Jerusalem, 12 October 1994

'HA'ARETZ' (p.1) -- Commentary by Ze'ev Schiff

The two recent serious attacks in Israel the shooting of passers-by in the heart of Jerusalem and the kidnapping of the Israeli soldier to the Gaza Strip indicate that the Gaza Strip has become a base for terrorism by HAMAS and the Islamic Jihad, without the Palestinian Police being able to halt the deterioration of the situation.

In the past, when terrorist attacks were carried out from the territory of an Arab state, the Israeli government viewed that country as being responsible for these attacks. This was the also the approach taken when the terrorist attacks were carried out without the encouragement of the governments of those states. Half a year ago, when the leaders of the HAMAS movement living in Jordan declared that their organization was responsible for terrorist attacks in Israel, Israel warned Jordan. The result was that the Jordanian government forced the HAMAS leaders to not issue such announcements.

This is the situation which is being created in the Gaza Strip today. Despite the fact that the Palestinian Authority, headed by Yasser Arafat, is still just getting started, it is responsible for what goes on in the territory under its control. It is believed that Arafat can also do more in the war against HAMAS terrorist squads which come from his area. If the perpetrators of the kidnapping indeed came from the Gaza Strip, and also brought the kidnapped soldier there, and are holding him there, it is the complete responsibility of the Palestinian Police and the political echelon over it.

Israel will now have to decide what preventive and retaliatory measures to take in the event that these terrorist attacks continue. That is the central question now facing the government.

For internal reasons, Arafat has refrained as much as possible from engaging in a direct conflict with HAMAS activists and supporters. Even when HAMAS was responsible for the death of a Palestinian Police officer, Arafat refrained from taking any real measures, and smoothed the affair over with various excuses.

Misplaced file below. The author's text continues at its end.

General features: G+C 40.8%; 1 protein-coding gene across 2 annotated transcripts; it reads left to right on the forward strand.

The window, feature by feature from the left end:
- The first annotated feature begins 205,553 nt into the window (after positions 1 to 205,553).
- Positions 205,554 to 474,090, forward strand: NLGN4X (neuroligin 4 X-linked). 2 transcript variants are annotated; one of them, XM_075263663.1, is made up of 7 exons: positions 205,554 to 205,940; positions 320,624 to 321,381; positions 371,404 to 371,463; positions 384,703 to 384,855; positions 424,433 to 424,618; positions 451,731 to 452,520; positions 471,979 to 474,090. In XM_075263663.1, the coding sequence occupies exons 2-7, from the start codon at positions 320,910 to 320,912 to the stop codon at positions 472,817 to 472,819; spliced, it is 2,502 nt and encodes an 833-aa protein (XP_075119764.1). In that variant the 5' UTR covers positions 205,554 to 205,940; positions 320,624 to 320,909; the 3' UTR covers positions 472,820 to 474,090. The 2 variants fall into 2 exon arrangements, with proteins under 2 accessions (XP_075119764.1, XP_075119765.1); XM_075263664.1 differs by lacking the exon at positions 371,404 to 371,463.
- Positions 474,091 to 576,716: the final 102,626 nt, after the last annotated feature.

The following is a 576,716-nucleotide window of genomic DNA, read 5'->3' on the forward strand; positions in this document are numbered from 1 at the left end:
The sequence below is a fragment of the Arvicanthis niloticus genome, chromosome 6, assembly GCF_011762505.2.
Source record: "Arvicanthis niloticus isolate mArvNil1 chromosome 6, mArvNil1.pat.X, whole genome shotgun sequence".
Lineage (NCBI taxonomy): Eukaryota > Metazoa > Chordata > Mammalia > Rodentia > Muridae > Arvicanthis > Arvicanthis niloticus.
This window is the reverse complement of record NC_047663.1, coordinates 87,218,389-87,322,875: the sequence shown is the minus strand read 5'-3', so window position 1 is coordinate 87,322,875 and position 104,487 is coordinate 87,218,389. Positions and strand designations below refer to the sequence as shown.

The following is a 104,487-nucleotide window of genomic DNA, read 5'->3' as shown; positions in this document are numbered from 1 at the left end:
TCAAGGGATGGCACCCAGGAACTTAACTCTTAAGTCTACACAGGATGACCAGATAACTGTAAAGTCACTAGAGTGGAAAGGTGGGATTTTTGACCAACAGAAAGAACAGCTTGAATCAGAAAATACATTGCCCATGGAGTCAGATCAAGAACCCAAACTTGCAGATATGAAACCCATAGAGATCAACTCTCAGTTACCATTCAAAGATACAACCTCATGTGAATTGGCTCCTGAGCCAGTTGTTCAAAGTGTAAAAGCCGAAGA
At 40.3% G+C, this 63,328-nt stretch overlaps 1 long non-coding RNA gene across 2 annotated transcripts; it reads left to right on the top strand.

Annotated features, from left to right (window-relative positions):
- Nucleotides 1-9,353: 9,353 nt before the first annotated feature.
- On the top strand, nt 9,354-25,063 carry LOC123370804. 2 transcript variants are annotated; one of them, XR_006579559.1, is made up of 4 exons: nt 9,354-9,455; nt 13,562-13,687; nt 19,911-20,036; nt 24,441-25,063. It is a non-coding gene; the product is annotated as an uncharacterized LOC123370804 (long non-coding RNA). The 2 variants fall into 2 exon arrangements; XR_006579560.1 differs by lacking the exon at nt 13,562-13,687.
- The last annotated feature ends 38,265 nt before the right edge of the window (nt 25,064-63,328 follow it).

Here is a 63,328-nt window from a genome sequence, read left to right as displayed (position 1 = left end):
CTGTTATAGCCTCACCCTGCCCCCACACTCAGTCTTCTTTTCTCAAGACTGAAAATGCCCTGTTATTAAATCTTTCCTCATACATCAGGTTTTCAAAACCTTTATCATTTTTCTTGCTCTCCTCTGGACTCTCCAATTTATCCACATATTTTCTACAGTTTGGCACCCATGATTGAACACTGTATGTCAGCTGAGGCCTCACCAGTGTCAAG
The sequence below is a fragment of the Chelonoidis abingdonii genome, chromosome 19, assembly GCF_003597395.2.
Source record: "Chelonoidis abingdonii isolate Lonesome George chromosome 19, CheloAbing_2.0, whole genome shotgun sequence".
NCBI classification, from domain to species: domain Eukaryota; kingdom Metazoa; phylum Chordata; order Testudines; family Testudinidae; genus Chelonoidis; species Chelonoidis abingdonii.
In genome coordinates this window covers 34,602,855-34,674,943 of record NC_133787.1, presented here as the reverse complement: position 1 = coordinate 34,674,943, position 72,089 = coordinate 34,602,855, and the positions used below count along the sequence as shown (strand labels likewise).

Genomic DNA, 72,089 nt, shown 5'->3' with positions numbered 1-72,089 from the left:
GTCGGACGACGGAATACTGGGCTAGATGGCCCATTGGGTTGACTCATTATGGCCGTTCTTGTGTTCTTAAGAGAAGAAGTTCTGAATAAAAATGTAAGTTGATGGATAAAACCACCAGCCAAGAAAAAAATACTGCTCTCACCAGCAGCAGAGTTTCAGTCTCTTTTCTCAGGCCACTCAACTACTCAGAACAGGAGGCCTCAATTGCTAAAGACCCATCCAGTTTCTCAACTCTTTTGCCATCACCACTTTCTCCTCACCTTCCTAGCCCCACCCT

While in the first stage, HAMAS focused on attacks in the outskirts of the Gaza Strip on IDF soldiers and patrols it appears that the organization is now changing tactics. Now, the Gaza Strip is a base and a haven from which to carry out attacks deeper into Israel. The terrorists surely assume that the IDF will refrain from chasing and searching for them in Gaza. The right of hot pursuit, according to the agreement between Israel and the PLO, is permitted as an immediate response to an attack, not as a separate action afterwards.

From the nature of the attacks, it is also clear that HAMAS has decided to intensify its terrorist activities. The organization seeks to carry out mass attacks which will kill dozens of Israelis. The attack in Jerusalem, for example, was supposed to end with dozens of people killed, but the two terrorists were stopped and killed fairly quickly.

Kidnapping people is another way. One of the ways to contend with these phenomena is to completely seal off the Gaza Strip and prevent outward movement; at the crossing points to Jericho as well. Such a proposal was also raised after the murder of two Israelis in Ramle by HAMAS members, who fled to Gaza. In a discussion with the Prime Minister, the proposal was dropped at that time, out of concern that a closure would increase the economic distress in the Gaza Strip, and that this would result in a strengthening of HAMAS.

Such a proposal will surely be raised again for discussion at the Cabinet meeting, and in other forums.

'MA'ARIV', (p.2) Commentary by Oded Granot

Yasser Arafat returned from Morocco to discover that the HAMAS squad [responsible for abducting the IDF soldier] had booby-trapped the Autonomy. If the captured soldier is still in Gaza, under Arafat's nose, the PLO leader is the man who must now defuse the bomb and prove that he is capable of doing something in the areas under his control.

Since entering Gaza six months ago, Arafat has been seeking to walk a tightrope. He arrests HAMAS members in order to calm Rabin and releases them post-haste, so as to avoid a confrontation with them. He neither extradites those terrorists who carry out attacks in Israel because he 'cannot find them,' nor does he collect their weapons (despite having promised as much).

HAMAS correctly interpreted Arafat's hesitation and, yesterday, they decided to force him into one of the most difficult tests of his leadership to date. He must now attempt to return the soldier (alive) to Israel, embark on a campaign against HAMAS, and [thereby] endanger his support among the Palestinians or continue closing his eyes, thereby losing what remains of his support among Israeli public opinion.